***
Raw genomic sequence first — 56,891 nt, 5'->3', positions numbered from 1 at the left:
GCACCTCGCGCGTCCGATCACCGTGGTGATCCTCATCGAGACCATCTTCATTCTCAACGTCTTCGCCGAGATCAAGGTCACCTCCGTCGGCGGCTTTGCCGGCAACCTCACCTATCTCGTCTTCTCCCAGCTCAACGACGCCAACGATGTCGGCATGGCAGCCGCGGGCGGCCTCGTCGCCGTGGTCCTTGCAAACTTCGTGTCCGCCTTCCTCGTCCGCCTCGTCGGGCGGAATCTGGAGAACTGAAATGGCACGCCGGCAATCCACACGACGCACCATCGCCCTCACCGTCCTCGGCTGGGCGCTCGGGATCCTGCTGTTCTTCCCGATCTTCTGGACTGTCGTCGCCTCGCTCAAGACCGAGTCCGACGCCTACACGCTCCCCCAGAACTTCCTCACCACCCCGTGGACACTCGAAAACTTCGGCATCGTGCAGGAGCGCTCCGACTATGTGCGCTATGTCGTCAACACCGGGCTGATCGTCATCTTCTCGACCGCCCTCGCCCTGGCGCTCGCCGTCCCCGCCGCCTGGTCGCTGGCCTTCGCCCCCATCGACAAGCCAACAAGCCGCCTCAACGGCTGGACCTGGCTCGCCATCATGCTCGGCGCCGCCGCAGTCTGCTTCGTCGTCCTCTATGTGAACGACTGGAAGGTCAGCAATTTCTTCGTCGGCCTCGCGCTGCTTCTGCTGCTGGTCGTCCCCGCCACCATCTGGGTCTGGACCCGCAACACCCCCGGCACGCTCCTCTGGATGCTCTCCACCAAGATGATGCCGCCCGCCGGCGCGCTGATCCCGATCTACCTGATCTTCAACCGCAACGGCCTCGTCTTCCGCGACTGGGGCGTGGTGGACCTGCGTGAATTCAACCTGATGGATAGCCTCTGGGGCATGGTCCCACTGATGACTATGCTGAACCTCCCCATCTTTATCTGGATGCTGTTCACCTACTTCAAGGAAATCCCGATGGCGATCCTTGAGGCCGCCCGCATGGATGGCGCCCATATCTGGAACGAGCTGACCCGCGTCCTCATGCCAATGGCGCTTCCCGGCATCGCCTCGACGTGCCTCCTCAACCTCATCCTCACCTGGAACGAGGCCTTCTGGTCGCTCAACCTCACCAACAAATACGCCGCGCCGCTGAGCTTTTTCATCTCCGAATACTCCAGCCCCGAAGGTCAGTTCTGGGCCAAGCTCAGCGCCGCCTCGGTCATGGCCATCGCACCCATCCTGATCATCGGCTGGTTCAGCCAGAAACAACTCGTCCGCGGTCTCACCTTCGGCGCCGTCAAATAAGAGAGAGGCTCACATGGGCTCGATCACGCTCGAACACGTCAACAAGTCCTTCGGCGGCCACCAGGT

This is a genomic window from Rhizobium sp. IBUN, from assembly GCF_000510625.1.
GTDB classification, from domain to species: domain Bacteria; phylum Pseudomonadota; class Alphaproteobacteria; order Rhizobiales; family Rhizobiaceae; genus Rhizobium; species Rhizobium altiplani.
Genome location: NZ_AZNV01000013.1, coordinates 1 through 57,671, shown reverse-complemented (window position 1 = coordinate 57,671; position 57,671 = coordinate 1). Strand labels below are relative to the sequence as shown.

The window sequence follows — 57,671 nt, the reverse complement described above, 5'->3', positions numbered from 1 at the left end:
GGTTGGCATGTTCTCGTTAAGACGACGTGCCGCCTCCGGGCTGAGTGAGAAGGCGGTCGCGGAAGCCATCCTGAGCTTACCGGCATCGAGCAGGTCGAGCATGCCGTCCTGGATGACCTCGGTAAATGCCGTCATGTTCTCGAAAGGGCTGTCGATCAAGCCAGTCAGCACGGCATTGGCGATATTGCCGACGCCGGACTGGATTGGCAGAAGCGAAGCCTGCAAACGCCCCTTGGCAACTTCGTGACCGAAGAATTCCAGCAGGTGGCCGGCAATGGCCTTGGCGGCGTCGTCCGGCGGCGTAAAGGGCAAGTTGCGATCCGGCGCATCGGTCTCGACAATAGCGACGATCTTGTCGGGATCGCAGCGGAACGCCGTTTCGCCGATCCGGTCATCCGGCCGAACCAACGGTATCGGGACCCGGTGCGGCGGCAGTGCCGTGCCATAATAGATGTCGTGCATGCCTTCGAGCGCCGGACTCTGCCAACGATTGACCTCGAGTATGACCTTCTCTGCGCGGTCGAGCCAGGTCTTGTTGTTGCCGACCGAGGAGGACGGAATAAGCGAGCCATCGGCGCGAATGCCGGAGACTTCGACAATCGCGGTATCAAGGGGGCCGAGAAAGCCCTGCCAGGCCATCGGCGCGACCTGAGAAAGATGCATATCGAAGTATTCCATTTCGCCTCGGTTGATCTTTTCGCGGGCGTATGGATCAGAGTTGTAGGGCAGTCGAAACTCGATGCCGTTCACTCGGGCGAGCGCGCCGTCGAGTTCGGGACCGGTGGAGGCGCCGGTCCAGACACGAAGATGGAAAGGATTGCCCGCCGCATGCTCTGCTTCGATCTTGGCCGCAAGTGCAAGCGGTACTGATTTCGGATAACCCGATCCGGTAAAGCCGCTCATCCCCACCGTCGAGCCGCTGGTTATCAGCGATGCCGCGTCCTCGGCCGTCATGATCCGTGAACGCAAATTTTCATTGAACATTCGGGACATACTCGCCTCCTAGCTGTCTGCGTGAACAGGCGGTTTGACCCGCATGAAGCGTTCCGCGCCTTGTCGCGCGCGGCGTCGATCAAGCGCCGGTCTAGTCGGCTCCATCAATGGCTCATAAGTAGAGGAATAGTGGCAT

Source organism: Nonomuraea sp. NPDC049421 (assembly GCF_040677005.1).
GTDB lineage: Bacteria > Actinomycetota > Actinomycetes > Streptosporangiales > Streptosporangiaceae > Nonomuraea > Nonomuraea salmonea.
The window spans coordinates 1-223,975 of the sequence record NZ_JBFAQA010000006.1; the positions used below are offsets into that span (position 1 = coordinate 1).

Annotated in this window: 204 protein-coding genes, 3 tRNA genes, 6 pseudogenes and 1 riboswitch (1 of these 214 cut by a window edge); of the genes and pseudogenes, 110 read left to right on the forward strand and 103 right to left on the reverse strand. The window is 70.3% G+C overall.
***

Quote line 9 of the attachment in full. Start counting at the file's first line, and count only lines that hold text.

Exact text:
GTDB lineage: Bacteria > Actinomycetota > Actinomycetes > Streptosporangiales > Streptosporangiaceae > Nonomuraea > Nonomuraea salmonea.